The government moved to dismiss the motion as untimely. The district court found that there was no statutory basis to find his petition timely—it was filed more than a year after his conviction became final, 28 U.S.C. § 2255(f)(1); more than a year after the Supreme Court decided Burrage, id. § 2255(f)(3); and more than a year after the evidence he presented could have been discovered, id. § 2255(f)(4). Dist. Ct. Order 4–7. The district court held that Lund was not entitled to equitable tolling. Id. at 12–13.2 It also held that he was unable to use the actual innocence gateway exception to the statute of limitations, which would allow the court to hear his otherwise barred claims, because this Court had not determined “that an intervening change in law supports a claim of actual innocence.” Id. at 10. The court did not reach the merits of Lund’s claims, but it granted him a certificate of appealability. This appeal followed.
We review the district court’s legal conclusions de novo. Coleman v. Lemke, 739 F.3d 342, 349 (7th Cir. 2014). Lund raises one legal issue: whether an intervening change in law can serve as the basis for an actual innocence claim.
“[A]ctual innocence, if proved, serves as a gateway through which a petitioner may pass whether the impediment is a procedural bar ․ or ․ expiration of the statute of limitations.” McQuiggin v. Perkins, 569 U.S. 383, 386, 133 S.Ct. 1924, 185 L.Ed.2d 1019 (2013); see Schlup v. Delo, 513 U.S. 298, 317, 115 S.Ct. 851, 130 L.Ed.2d 808 (1995) (holding that a petitioner who procedurally defaults his claims can overcome the procedural bar if he successfully raises a claim of actual innocence—that is, if he “raise[s] sufficient doubt about [his] guilt to undermine confidence in the result”). The actual innocence gateway exception is “grounded in the ‘equitable discretion’ of habeas courts to see that federal constitutional errors do not result in the incarceration of innocent persons.” Herrera v. Collins, 506 U.S. 390, 404, 113 S.Ct. 853, 122 L.Ed.2d 203 (1993) (quoting McCleskey v. Zant, 499 U.S. 467, 502, 111 S.Ct. 1454, 113 L.Ed.2d 517 (1991) ). To establish actual innocence, “a petitioner must show that it is more likely than not that no reasonable juror would have found petitioner guilty beyond a reasonable doubt.” Schlup, 513 U.S. at 327, 115 S.Ct. 851.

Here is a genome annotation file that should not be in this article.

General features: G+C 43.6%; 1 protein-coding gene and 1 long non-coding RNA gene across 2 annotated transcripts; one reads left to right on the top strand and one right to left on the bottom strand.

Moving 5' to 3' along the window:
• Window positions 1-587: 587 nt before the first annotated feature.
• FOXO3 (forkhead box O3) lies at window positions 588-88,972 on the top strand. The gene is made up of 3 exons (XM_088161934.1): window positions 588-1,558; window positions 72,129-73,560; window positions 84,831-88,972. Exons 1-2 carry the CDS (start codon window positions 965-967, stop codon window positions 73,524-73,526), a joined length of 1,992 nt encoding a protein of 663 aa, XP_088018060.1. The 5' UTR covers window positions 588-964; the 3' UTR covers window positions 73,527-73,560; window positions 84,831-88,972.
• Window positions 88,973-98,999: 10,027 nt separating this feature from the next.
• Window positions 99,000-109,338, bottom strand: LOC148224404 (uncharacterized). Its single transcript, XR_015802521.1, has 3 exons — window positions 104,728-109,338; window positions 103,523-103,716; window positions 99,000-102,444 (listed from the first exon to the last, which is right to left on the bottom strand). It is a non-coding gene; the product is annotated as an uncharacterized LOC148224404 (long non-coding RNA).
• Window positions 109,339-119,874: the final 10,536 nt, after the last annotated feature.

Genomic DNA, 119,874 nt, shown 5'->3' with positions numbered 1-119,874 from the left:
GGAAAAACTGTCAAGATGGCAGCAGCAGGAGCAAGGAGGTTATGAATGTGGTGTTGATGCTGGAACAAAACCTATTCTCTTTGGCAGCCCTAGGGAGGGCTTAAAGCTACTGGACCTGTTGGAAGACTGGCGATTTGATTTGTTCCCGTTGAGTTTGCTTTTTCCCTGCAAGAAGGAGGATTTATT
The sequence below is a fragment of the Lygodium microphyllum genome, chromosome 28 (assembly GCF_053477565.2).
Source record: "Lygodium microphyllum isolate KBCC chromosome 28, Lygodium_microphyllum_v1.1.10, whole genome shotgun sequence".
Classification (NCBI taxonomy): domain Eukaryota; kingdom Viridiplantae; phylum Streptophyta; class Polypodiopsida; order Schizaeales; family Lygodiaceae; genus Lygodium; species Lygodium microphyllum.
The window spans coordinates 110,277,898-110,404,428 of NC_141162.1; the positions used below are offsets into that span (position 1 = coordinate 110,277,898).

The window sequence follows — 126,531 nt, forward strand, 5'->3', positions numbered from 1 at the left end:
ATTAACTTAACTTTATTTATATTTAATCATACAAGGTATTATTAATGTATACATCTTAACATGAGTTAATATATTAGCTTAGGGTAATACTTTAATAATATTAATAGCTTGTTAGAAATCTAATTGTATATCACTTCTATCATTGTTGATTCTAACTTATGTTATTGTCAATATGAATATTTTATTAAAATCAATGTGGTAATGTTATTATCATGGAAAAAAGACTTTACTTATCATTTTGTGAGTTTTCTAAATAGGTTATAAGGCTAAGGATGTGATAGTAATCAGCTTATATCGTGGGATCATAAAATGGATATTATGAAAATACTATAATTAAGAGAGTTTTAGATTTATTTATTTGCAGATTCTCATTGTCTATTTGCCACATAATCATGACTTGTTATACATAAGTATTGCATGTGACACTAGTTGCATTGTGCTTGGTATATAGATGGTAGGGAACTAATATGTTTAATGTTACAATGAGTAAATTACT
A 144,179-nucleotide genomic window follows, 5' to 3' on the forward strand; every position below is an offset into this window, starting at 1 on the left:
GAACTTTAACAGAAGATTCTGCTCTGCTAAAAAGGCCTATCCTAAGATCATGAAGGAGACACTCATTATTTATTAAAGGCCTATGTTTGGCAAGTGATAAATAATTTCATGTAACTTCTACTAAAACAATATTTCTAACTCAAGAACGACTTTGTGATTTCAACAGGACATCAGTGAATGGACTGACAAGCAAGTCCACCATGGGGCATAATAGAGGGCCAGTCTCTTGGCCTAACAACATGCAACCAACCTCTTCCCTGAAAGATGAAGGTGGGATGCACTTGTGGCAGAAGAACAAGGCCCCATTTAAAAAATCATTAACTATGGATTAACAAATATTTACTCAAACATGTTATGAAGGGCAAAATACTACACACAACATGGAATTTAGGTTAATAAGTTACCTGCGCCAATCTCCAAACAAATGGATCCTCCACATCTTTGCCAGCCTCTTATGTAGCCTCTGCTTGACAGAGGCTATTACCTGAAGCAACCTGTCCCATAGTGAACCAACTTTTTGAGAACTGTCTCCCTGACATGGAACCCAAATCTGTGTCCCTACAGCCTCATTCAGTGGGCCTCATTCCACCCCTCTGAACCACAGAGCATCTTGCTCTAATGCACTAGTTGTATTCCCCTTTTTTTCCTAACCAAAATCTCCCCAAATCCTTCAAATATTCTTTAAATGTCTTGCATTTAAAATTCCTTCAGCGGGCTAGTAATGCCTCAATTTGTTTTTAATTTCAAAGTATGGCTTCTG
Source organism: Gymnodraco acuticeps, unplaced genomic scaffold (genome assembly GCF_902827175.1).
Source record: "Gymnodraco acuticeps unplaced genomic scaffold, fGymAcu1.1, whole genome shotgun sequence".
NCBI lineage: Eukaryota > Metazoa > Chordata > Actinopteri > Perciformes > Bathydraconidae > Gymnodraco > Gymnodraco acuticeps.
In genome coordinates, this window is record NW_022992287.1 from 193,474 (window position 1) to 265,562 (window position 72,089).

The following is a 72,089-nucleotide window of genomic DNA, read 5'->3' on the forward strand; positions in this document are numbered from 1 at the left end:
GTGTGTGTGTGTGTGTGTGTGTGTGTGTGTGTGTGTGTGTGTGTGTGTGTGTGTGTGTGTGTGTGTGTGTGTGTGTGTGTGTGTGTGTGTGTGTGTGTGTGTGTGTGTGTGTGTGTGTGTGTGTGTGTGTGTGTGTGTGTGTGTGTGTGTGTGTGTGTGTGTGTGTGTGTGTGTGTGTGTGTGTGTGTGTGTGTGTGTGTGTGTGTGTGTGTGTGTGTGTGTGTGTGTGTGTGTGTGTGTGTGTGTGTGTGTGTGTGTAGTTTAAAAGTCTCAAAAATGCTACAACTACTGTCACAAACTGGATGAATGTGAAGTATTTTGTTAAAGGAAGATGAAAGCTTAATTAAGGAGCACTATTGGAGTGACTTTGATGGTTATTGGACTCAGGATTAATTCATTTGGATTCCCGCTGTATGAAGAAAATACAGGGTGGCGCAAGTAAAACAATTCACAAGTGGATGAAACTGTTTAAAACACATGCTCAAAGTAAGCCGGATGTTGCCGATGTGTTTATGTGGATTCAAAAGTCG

The actual innocence exception certainly applies where the petitioner has new evidence, like DNA evidence. See House v. Bell, 547 U.S. 518, 537, 126 S.Ct. 2064, 165 L.Ed.2d 1 (2006). But this Court has never explicitly held that it can be used in situations where a subsequent change to the scope of a law renders the conduct the petitioner was convicted for no longer criminal. See Gladney v. Pollard, 799 F.3d 889, 897 (7th Cir. 2015).